And more details from the Georgia Tech newsroom:

Populist presidential candidate William Jennings Bryan electrified the 1896 Democratic National Convention with a speech in which he called for a new currency standard based on silver rather than gold. Over the next few years, his “Cross of Gold” ideas spread across the country, with thousands upon thousands of newspaper mentions.

But it took 120 years and a collaboration between Georgia Tech data scientists and University of Georgia historians to see what the spread of that idea had actually looked like. Starting in Chicago, site of the convention, “Cross of Gold” moved to the populous East Coast, then jumped to the West Coast before filling in the less populated areas.

“Going viral” may have taken longer in the 19th century, but the principle was much the same.

Researchers tracked Cross of Gold’s spread using U.S. News Map, a database of more than 10 million newspaper pages that is helping researchers see history with spatial information that hadn’t been available before. Using digitized newspaper articles and cutting-edge search technology, the project is helping researchers see the nation’s history in new ways.

“Every historical development has a spatial component to it, and often one that is central to explaining the ‘how’ and the ‘why,’” noted Claudio Saunt, chair of the Department of History at the University of Georgia. “With this new search engine, we now have the ability to see where newspapers were writing about a subject, and how interest in that subject changed over time. It’s a powerful tool for historians, and one that can shed new light on the past.”

A free service, the database is available at It is based on data from approximately 10 million pages published in nearly 2,000 U.S. newspapers between 1836 and 1924. The newspapers represent what was happening in nearly 800 U.S. cities. More pages are being added all the time, though some states still have not contributed digital newspaper data and are therefore not represented on the project’s map.

To create the database behind the search engine, text from the newspaper pages was scanned by universities around the country, and each word indexed, explained Trevor Goodyear, a research scientist in the Georgia Tech Research Institute (GTRI). The application uses Apache Solr database software, a document database that allowed GTRI researchers to efficiently store and index the large volumes of text and associated metadata.

There’s lots more, after the jump. . . Continue reading

And now for something completely different. . .

Yet another animation from the National Film Board of Canada, today’s offering is the story of Seraphim “Joe” Fortes, a man born in the Caribbean in 1863, who transformed attitudes in one Canadian city simply by doing the things he loved best, swimming and teaching others to swim.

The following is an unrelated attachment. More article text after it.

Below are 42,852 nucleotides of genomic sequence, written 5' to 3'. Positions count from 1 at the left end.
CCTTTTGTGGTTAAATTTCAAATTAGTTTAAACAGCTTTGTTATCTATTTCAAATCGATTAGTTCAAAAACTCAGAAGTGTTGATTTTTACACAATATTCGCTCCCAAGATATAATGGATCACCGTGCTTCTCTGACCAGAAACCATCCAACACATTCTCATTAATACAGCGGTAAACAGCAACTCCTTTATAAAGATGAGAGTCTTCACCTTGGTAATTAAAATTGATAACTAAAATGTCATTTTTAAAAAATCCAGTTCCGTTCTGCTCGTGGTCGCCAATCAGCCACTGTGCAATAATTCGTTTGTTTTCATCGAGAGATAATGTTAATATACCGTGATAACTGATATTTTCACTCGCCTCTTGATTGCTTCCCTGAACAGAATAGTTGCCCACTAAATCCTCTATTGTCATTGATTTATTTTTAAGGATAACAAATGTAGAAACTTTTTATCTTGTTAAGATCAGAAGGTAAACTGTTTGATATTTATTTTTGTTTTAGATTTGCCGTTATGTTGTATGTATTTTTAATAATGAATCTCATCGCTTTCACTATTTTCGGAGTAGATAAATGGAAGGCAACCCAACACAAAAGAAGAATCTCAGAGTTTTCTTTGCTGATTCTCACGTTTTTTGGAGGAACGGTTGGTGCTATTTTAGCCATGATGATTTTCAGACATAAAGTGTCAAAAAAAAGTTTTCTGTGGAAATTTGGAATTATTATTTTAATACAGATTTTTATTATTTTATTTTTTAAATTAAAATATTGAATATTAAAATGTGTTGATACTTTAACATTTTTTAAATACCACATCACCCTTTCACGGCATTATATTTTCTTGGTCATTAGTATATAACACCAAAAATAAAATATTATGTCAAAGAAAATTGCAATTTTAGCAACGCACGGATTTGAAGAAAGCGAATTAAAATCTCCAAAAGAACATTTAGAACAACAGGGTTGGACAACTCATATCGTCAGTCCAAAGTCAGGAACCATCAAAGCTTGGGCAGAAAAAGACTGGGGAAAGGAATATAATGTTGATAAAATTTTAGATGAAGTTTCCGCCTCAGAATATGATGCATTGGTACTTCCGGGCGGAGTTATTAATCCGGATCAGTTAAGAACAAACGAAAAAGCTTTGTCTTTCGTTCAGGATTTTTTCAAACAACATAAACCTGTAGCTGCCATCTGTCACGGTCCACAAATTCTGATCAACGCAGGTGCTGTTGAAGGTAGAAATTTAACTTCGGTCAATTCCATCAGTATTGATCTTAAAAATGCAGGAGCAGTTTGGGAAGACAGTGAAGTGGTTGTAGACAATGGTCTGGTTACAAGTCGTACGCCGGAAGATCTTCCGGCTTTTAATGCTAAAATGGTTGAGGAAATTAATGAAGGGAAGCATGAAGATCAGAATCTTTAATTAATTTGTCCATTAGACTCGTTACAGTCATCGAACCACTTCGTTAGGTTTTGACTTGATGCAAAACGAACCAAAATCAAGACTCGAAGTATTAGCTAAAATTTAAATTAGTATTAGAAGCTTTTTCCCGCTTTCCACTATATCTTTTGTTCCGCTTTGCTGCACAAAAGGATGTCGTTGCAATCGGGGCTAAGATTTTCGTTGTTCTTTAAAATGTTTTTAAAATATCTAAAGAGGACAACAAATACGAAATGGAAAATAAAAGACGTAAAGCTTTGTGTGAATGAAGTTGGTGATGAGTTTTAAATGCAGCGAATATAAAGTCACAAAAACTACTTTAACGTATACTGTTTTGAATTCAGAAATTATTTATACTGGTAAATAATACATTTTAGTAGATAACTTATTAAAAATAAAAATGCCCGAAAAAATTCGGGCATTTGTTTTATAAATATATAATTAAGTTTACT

From the Dictionary of Canadian Biography:

Fortes came to Granville (Vancouver) on the Robert Kerr, debarking on 30 Sept. 1885. The town was booming because of the lumber industry and its designation as a railway terminus . People moved from Vancouver Island to the mainland in search of jobs, and a number of blacks came as well from eastern Canada, Alberta, the Pacific northwest, the West Indies, and even further afield. Consequently, the centre of British Columbia’s African Canadian community changed from Victoria to Vancouver as the century drew to a close. Most members of the black population there, which never numbered more than around 300, lived mainly in what became known as Strathcona or the East End.

For eight months, until the great fire of June 1886, Fortes ran Vancouver’s earliest shoeshine stand, in the Sunnyside Hotel on Water Street. Afterwards he worked as a bartender and porter at such local establishments as the Bodega Saloon on Carrall Street in Strathcona and the Alhambra Hotel at the corner of Carrall and Water. Known to be clean, sober, and an expert mixer of cocktails, he was most famous, however, for his volunteer work as a swimming instructor and lifeguard. He was a common sight at English Bay beach, where he taught thousands of children to swim. It was not until around 1897 that the city, in recognition of his services, put him on its payroll as a lifeguard; at some point he was also made a special police constable. He reputedly saved more than 100 people from drowning, including many children and several adults, among them John Hugo Ross, who would die in the sinking of the Titanic.

And without further ado, from the National Film Board of Canada:


Program notes:

This animated short tells the story of Seraphim “Joe” Fortes, one of Vancouver’s most beloved citizens. Born in the West Indies, Joe Fortes swam in English Bay for over than 30 years. A self-appointed lifeguard at first, he became so famous that the city of Vancouver finally rewarded him with a salary for doing what he loved best. He taught thousands of people to swim and saved over a hundred lives. Yet there were some who did not respect him because of his skin colour. Through his determination, kindness and love for children, Joe helped shift attitudes.

Directed by Jill Haras – 2002